[ RadSafe ] LNT may or may not be scientific- Regulators need numbers

parthasarathy k s ksparth at yahoo.co.uk
Sun May 10 19:29:18 CDT 2009

Kai Kaletesch, 

You have aptly summarized various views on LNT. In all probability, there appears to be threshold doses for each and every end point.Till there is satisfactory agreement on the lowest value of these thresholds, we have difficulties in arriving at practical ways of enforcing radiological protection. Regulators need some numbers as dose limits. 
Discussions on whether or not  LNT has irrefutable scientific basis is interesting and rewarding. It is clear that we need not lose sleep on the possibility of induction of cancer and other effects at low level radiation.State of the art technologies may help us to detect a single interaction in cells or tissues; however we need not worry, as, such "picoscopic" changes which occur with unpredictable rates, seldom lead to macroscopic cellular changes that lead to effects such as cancer.


From: Kai Kaletsch <eic at shaw.ca>
To: al at solidsurfacealliance.org; radsafe at radlab.nl
Sent: Sunday, 10 May, 2009 21:48:38
Subject: [ RadSafe ] LNT

Hi Al,

you wrote:

"If LNT is the generally accepted theory..." I think we have to look at what "generally accepted" means. If I understand the LNT debate correctly, the differing thoughts can be summarized like this:

1) Some people believe that LNT is a pretty good model and is no worse than other models (hormesis/threshold). So, we might as well keep it.
2) Some people believe that  LNT has significant shortcomings and is probably not the correct scientific model, but it is easy and convenient to use for making policy. So, we might as well keep it, as the basis for making policy.
3) Some people believe that LNT is either incorrect or irrelevant at very low doses and the use of LNT at very low doses should be restricted. See for example the HPS position statement http://hps.org/documents/risk_ps010-1.pdf , which explicitly states : " the Health Physics Society recommends against quantitative estimation of health risks below an individual dose of 5 rem in one year or a lifetime dose of 10 rem above that received from natural sources."
4) Some people believe that there is strong evidence that LNT fails. Some of these people think that it is time to adjust public policy accordingly. Others think that this should be a scientific debate and public policy should not be an issue.

While some of the politically appointed bodies still cling to 1), it seems to be the minority position among scientists. The HPS states: "There is, however, substantial scientific evidence that this model is an oversimplification. It can be rejected for a number of specific cancers, such as bone cancer and chronic lymphocytic leukemia, and heritable genetic damage has not been observed in human studies. However, the effect of biological mechanisms such as DNA repair, bystander effect, and adaptive response on the induction of cancers and genetic mutations are not well understood and are not accounted for by the linear, no-threshold model."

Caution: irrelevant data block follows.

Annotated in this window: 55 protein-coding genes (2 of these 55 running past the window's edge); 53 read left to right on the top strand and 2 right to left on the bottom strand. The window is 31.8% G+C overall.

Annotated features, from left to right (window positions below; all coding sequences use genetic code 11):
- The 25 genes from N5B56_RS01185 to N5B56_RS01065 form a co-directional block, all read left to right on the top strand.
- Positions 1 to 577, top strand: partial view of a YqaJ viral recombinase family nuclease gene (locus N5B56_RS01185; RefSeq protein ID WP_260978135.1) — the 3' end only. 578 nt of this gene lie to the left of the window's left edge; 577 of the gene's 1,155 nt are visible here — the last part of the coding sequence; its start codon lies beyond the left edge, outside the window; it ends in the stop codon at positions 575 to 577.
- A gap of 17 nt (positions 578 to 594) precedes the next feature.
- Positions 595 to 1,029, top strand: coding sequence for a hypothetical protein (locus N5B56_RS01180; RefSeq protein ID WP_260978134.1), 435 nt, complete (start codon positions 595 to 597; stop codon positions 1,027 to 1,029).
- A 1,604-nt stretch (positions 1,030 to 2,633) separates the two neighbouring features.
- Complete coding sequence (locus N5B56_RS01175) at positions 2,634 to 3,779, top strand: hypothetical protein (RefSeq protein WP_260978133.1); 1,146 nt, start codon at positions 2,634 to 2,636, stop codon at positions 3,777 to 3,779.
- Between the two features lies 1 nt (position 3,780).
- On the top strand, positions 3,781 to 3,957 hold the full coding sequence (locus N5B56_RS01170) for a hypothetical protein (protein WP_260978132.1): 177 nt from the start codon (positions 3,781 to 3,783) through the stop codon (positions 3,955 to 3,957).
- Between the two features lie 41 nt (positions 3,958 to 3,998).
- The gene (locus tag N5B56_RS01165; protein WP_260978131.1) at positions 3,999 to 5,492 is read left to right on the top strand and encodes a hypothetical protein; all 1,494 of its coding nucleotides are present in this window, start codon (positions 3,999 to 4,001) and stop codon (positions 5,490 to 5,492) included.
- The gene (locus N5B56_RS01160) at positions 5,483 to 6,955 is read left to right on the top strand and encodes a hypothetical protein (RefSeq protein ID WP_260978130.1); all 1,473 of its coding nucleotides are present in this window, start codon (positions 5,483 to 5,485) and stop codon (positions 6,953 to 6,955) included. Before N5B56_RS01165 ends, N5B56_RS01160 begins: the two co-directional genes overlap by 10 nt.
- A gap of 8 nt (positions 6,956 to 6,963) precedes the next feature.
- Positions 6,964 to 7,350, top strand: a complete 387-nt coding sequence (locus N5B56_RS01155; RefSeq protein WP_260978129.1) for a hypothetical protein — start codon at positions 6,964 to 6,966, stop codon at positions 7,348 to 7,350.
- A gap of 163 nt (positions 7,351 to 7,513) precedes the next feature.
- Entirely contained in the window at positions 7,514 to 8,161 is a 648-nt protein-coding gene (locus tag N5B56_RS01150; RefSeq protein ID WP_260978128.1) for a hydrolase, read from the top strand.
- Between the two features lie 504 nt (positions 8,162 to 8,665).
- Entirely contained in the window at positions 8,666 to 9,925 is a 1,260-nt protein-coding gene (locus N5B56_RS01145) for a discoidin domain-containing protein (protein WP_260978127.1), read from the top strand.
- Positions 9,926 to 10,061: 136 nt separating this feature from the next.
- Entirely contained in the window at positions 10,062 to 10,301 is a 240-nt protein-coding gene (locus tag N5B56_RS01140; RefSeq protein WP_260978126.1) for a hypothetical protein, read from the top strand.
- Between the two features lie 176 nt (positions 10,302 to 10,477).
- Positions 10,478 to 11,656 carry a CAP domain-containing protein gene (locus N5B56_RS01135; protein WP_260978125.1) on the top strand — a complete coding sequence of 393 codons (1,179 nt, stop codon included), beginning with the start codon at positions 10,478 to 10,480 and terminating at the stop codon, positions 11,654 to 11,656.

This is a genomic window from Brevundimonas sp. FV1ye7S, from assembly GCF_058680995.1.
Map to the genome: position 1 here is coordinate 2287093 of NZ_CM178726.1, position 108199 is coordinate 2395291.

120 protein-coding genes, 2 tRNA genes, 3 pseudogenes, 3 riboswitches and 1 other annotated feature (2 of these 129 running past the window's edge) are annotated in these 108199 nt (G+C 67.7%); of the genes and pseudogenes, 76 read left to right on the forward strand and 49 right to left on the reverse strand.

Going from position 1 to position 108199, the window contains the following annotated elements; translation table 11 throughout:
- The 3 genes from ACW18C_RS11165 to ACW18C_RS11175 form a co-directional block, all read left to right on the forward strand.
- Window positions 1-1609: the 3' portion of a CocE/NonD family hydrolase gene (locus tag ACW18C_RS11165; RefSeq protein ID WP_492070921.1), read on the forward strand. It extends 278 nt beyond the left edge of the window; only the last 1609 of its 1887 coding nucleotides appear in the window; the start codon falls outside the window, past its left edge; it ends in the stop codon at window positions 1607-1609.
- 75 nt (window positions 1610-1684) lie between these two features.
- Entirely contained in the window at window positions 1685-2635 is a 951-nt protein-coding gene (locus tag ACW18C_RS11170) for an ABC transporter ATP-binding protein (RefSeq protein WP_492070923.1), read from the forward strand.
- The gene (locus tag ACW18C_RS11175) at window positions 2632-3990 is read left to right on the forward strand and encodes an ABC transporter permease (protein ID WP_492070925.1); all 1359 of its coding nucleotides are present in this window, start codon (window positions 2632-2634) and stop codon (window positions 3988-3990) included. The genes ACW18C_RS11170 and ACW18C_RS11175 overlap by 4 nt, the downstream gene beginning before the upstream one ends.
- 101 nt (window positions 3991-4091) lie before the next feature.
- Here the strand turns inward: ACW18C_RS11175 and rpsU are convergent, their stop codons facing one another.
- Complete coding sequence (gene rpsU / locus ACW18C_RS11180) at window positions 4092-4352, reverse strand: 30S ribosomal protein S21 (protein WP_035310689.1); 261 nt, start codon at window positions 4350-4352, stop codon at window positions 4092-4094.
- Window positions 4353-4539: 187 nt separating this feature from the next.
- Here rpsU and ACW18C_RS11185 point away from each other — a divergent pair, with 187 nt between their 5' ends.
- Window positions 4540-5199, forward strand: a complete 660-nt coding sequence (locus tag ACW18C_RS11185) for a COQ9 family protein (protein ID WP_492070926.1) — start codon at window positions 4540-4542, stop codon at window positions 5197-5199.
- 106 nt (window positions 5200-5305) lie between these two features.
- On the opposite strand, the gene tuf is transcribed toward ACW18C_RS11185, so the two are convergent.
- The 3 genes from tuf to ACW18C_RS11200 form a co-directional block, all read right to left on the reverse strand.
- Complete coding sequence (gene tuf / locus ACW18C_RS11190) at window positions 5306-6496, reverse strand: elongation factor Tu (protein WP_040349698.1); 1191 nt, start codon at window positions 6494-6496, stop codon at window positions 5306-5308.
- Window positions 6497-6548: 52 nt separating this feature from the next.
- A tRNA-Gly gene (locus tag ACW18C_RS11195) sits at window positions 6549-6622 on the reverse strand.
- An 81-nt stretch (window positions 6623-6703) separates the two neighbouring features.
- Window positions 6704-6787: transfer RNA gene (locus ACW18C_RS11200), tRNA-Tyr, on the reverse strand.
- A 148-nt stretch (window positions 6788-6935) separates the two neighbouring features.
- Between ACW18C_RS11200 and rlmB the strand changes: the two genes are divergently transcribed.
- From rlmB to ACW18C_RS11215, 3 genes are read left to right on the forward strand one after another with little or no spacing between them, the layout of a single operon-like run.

There used to be people who thought that LNT was actually a correct description of the organism's response to radiation. This was before we knew about biological mechanisms such as DNA repair, bystander effect, and adaptive response. I have not heard any credible scientist state, in the last 10 years, that he/she personally believes that LNT is the scientifically correct model and that it describes the dose response 100% correctly for all types of ionizing radiation.

It would be extremely easy to prove me wrong on this. All it would take is for someone on this list to state that they personally believe that LNT is the scientifically correct model that it describes the dose response 100% correctly for all types of ionizing radiation.

It will be interesting to see if there is still anyone out there who truly accepts LNT as a scientific theory.

Best Regards,

----- Original Message ----- From: <al at solidsurfacealliance.org>
To: <radsafe at radlab.nl>
Sent: Thursday, May 07, 2009 4:45 PM
Subject: [ RadSafe ] Re: radsafe Digest, Vol 196, Issue 3

"I listen with interest when people talk about hormesis
and/or thresholds, and await models and studies that would elevate one
of those concepts to the dominant paradigm status."

Excellent point and one that if logic rules the discussion, ends the discussion. If LNT is the generally accepted theory, any claims to the contrary have the burden of proof. If the BEIR committee changes their position on LNT, I will be convinced. Prior to that, right or wrong, the radiation is chocolate crowd will lack credibility.


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